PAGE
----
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By the time of their deaths, Florida had the highest number of registered Black voters, far more than any other Southern state.
In 1934, the Moores founded a chapter of the NAACP in Brevard County. Initially, Harry kept his job as a teacher, working in an unpaid capacity for NAACP for more than a decade. He fought tirelessly for equal rights for Black Floridians by investigating lynchings, challenging barriers to voter registration, and advocating for equal pay for Black teachers in public schools despite segregation.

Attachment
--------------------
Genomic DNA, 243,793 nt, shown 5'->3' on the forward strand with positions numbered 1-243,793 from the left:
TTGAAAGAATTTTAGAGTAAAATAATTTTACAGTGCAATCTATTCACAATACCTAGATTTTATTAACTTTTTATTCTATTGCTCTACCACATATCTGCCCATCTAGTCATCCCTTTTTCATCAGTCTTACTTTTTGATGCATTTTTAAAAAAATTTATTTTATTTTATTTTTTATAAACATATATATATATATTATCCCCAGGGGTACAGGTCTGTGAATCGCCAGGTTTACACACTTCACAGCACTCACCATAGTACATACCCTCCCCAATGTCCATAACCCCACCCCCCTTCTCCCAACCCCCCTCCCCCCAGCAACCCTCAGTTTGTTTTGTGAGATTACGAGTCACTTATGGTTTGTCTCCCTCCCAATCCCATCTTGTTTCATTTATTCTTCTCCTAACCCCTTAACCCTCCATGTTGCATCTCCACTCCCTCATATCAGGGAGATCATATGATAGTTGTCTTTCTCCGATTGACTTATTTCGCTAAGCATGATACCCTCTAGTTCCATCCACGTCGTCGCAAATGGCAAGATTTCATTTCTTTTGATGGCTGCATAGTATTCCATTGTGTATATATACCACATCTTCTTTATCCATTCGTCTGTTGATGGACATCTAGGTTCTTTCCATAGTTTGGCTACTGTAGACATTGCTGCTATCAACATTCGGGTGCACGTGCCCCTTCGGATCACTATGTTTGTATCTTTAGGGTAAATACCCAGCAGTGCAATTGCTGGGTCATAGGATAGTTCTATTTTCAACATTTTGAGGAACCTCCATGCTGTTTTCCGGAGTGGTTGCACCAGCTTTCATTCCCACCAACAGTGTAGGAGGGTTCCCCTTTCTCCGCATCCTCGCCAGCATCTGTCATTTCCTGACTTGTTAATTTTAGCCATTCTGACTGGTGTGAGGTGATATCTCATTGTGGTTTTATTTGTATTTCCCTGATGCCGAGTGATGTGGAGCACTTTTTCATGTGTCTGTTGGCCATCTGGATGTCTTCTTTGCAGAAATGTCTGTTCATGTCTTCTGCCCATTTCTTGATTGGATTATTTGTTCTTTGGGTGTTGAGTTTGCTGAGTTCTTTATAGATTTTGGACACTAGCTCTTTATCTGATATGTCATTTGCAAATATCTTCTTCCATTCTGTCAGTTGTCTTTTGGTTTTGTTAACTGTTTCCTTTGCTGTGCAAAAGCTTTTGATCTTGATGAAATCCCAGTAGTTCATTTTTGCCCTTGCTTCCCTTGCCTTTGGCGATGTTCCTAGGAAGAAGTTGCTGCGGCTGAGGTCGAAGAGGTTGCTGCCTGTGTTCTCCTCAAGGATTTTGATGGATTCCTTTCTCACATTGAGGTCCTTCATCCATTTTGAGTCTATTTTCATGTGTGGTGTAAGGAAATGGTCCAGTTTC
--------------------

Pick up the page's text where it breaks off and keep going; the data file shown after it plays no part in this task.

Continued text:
Learn of their story, their murders, the subsequent investigation into the deaths by the FBI, and the poem that Langston Hughes wrote about Harry Moore.
Presenter: Sonya Mallard, Cultural Center Coordinator of the Harry T. and Harriette V. Moore Memorial Park and Museum.
At the conclusion of the program please feel free to take a brief online survey here:https://www.projectoutcome.org/responses/64362
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